Methodological Analysis Of Fintie Helical Axis Behavior In Joint Kinematics

Cescon, Corrado and Cattrysse, Erik and Clijsen, Ron and Barbero, Marco (2013) Methodological Analysis Of Fintie Helical Axis Behavior In Joint Kinematics. In: XXIV Congress of the International Society of Biomechanics, August 4-9, Natal, Rio Grande do Norte - Brazil.

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Abstract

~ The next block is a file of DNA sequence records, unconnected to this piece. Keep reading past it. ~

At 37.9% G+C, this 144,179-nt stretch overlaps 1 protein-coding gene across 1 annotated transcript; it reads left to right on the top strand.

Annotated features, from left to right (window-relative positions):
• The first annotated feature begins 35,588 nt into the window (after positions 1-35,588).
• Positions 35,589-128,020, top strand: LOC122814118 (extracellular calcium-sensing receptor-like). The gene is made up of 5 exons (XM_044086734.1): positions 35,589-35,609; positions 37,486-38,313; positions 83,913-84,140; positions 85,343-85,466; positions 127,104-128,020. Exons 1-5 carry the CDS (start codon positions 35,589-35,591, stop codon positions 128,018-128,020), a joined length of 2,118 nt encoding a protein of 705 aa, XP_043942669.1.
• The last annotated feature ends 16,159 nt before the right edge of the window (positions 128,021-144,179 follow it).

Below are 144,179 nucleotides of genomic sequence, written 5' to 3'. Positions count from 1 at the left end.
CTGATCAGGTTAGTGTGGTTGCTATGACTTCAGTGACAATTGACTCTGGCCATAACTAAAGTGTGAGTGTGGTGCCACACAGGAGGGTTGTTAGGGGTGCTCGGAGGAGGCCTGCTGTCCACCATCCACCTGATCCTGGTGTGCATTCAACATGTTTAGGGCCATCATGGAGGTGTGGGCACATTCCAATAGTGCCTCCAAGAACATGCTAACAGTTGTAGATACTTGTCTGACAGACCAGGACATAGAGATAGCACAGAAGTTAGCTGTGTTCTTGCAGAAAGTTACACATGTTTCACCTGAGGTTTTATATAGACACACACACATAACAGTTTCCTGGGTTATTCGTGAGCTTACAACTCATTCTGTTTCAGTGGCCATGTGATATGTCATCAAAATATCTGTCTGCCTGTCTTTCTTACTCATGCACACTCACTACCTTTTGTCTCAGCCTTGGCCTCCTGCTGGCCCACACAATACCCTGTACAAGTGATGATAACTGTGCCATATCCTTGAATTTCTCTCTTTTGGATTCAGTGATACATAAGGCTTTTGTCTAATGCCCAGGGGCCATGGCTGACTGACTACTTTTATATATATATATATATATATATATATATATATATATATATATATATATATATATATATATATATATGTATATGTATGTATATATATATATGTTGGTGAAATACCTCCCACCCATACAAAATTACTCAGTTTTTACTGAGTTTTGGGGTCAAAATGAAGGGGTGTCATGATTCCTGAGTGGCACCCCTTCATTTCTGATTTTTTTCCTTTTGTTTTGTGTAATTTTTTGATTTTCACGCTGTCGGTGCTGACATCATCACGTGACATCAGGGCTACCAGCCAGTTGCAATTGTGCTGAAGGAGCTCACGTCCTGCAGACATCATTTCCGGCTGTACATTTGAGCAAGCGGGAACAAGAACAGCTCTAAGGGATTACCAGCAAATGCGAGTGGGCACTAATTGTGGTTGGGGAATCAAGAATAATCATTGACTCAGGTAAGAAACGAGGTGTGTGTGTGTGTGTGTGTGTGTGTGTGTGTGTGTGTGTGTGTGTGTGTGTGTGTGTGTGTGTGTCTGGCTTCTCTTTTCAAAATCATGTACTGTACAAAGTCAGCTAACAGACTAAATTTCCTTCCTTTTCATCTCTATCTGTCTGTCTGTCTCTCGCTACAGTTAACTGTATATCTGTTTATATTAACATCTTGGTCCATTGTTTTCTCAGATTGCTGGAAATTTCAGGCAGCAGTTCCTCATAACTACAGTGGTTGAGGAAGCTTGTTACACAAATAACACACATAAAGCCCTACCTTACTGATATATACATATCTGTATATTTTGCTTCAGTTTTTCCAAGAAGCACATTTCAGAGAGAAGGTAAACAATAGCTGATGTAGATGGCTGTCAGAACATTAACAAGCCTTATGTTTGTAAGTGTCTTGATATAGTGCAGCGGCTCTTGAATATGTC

SUMMARY The Finite Helical Axis (FHA) is still confronted with representational difficulties. The present study investigates the effect of noise in the estimation of the Finite Helical Axis parameters. Furthermore, a method is presented to describe the Helical axis dispersion as a way to demonstrate the stability and quality of the joint movement. Optimal noise reduction and angle intervals are presented as well as the minimum Convex Hull method. INTRODUCTION Although a far more stable approach and very common in spacecraft dynamics and graphic imaging, the FHA struggles with interpretational and representational difficulties compared to a six degrees of freedom analysis especially in clinical context and among medical professionals. The dispersion of the 3D-motion axis has been used to express the stability of the motion in kn kinematics and cervical spine analyses (Osterbauer et al. 1992; Panjabi 1979; Woltring et al. 1985). However, these type of graphical representations does not allow for mathematical and statistical comparison of data in lar dataset. It may as well cause difficulties to establish reproducibility measures and to set normative data for comparison in clinical cases. The present study represents a methodological analysis focusing on the effect of noise andangle intervals on the estimation of FHA parameters an quantification of the FHA behavior. METHODS the The algorithm used in this methods is based on the method first presented by Mozzi in 1763 and elaborated by Ceccarelli (2000). The helical axis characteristics are extracted from R and v by defining a matrix U that fulfils U = RT - R (Söderkvist et al. 1993).RESULTS The study of the effect of input noise on the accuracy of the FHA-parameters estimation shows a linear relation between the simulated noise and the error in the corresponding parameter with the following relationships in the parameters: a) 1 degree noise, 4 degrees error; b) 1 degree noise, 2 mm error; c) 1 mm noise, 1 mm error; d) 1 degree noise, 2 mm error; e) 1 mm noise, 1 mm error (Figure 1). Further analysis showed an inversely proportional relationship between angle steps and FHA angle and position error. The translation along the helical axis was not dependent from the angle steps. The error in the three parameters increased proportionally with the noise level. FHA axis stability can be determined by calculating the intersection points of the IHA (Instantaneous Helical Axis) for each of the planes perpendicular to the FHA using Convex Hull (CH) technique. The minimum CH is defined as convex polygon with minimum area, which includes all points in a plane (figure 2). The angle between the FHA and each of the IHA was also computed and its distribution was analyzed (figure 2). CONCLUSION Input noise has a linear relationship and an inversely proportional relationship with the angle steps have be demonstrated with FHA-estimation accuracy. The FHA dispersion can be represented by the minimum convex hull and the distribution of angles of the IHA relative to the FHA.

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